Masters of Eminent Domain

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The good folks over at the DC-based Institute for Justice are fighting against eminent domain abuse–"when government takes land for private not public use"–in the Cincinnati suburb of Norwood. (Full disclosure: I'm an annual supporter of IJ, a 501(c)(3) tax-exempt nonprofit).

The Cincinnati Enquirer's take is here and is illustrative of how such stories are often portrayed in local press. Virtually the whole story is given over to the economic benefits (all estimated, of course, by the private developer and the local government); the protesters are relegated to the final three paragraphs of the piece. The main legal principle at issue–does eminent domain sanction the taking of private property so it can be given over directly to another private party?–disappears in a fog of rosy economic forecasts.

Despite such coverage, IJ has had a tremendous string of successes in such cases. Here's hoping they prevail in Norwood as well. IJ's take on the Norwood case is here.

NEXT: What Would Jefferson Say?

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  1. Matthew, the legal theory is that the public good is the elimination of slums and blight, with the disposition to a private party for redevelopment a peripheral good.

    That’s why this case, in which there is no problem to remedy and the disposition to the developer is the reason for the project, is an abuse of the system.

  2. Kevin,

    How about they form a 501c3, the city takes the properties, and turns the title over to the the new nonprof? I’d love to see that – assuming the nonprof is up to the task.

  3. “like to see occupancy-based ownership of housing, and those vacant lots (withheld from use by absentee owners) used by residents for recreation or growing food.”

    I think this is called “Finders keepers. Losers weepers.” Squatting replaces title. Sounds lovely.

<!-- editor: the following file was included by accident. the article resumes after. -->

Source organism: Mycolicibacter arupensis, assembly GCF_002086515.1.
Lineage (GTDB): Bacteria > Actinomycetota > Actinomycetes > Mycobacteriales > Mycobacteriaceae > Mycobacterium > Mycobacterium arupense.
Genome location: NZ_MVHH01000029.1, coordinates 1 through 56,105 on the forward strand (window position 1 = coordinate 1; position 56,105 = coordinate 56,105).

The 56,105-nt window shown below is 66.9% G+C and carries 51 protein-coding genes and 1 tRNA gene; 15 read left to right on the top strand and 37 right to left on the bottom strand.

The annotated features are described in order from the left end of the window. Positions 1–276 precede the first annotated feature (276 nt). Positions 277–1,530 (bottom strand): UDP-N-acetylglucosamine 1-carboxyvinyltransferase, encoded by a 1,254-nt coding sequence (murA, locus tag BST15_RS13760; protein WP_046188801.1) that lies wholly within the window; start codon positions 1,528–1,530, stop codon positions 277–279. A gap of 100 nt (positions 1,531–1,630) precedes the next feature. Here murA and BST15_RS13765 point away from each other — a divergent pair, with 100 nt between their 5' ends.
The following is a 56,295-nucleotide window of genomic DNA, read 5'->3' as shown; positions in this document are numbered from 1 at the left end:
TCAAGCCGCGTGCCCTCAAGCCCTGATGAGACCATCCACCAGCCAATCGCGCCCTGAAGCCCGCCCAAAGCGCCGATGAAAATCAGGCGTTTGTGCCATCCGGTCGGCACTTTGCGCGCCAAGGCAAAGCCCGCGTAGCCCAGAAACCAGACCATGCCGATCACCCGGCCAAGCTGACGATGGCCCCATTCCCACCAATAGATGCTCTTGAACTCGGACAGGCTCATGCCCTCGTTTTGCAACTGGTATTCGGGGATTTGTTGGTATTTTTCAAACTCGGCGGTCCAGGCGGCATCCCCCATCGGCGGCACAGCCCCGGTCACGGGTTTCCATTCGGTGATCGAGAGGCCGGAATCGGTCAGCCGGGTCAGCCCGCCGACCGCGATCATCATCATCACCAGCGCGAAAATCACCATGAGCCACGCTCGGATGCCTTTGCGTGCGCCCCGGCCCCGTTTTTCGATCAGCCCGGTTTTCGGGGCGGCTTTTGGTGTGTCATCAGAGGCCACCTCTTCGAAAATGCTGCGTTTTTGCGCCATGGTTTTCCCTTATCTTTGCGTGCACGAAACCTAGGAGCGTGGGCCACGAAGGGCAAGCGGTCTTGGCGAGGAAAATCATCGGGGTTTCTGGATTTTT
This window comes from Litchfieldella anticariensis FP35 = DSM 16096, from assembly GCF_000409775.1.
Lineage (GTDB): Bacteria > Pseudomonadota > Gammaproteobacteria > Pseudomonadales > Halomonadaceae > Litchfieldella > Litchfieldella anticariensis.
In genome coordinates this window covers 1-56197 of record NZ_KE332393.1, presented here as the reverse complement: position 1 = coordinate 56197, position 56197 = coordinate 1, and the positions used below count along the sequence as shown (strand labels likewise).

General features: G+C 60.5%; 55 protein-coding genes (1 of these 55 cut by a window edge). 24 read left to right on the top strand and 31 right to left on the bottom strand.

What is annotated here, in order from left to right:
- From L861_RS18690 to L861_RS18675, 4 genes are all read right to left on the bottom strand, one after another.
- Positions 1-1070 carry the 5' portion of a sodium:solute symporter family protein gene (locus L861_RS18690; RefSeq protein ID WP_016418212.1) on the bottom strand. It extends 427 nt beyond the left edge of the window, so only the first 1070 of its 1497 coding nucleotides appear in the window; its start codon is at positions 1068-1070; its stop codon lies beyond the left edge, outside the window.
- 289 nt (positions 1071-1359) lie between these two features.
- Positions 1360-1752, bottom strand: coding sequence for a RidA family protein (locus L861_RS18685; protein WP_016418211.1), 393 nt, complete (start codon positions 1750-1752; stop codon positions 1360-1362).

4. joe:

    Won’t work. Title is the bad guy. A nonprofit exclusion of the masses from the land on which they rightfully could be squatting is no better that the for profit version.

    The mutualist position is a few shades darker than public good version that says, “Oh, of course you have a title to that land, it’s just that the State can take it from you at will, or prevent you from doing anything we want on it. You can’t do anything without our approval, but you still get the piece of paper, so you can’t gripe that we have public ownership of land.”

  5. Kevin, does your idea of occupancy-based ownership distinguish between a landlord who keeps the lawn mowed, they siding painted, and the plumbing working vs. an absentee owner?

    Technically, your idea precludes someone from owning a workshop or store in one location and a house in another.

  6. Kevin Carson,

    Are you against anyone owning a building that other people live in? If your “occupancy-based ownership” is only for “absentee landlords,” at what point are landlords determined to be absentee? Is there some scientific way to determine this?

    Speaking of sceintific determinations, Joe’s scheme is subject to mission creep. Sure, take extreme examples and in one case we can all agree it’s blighted and in the other it’s not. But what about the gray areas in between? And if improving a neighborhood can be a public good (ie, eliminating the slum), at what point does building a Wal-Mart instead of whatever’s there already get to be called a public good as well (and not just a peripheral good)?

  7. “A nonprofit exclusion of the masses from the land on which they rightfully could be squatting is no better that the for profit version.”

    I’m assuming a corporate structure which recognizes all those who establish their rights through occcupation and improvement.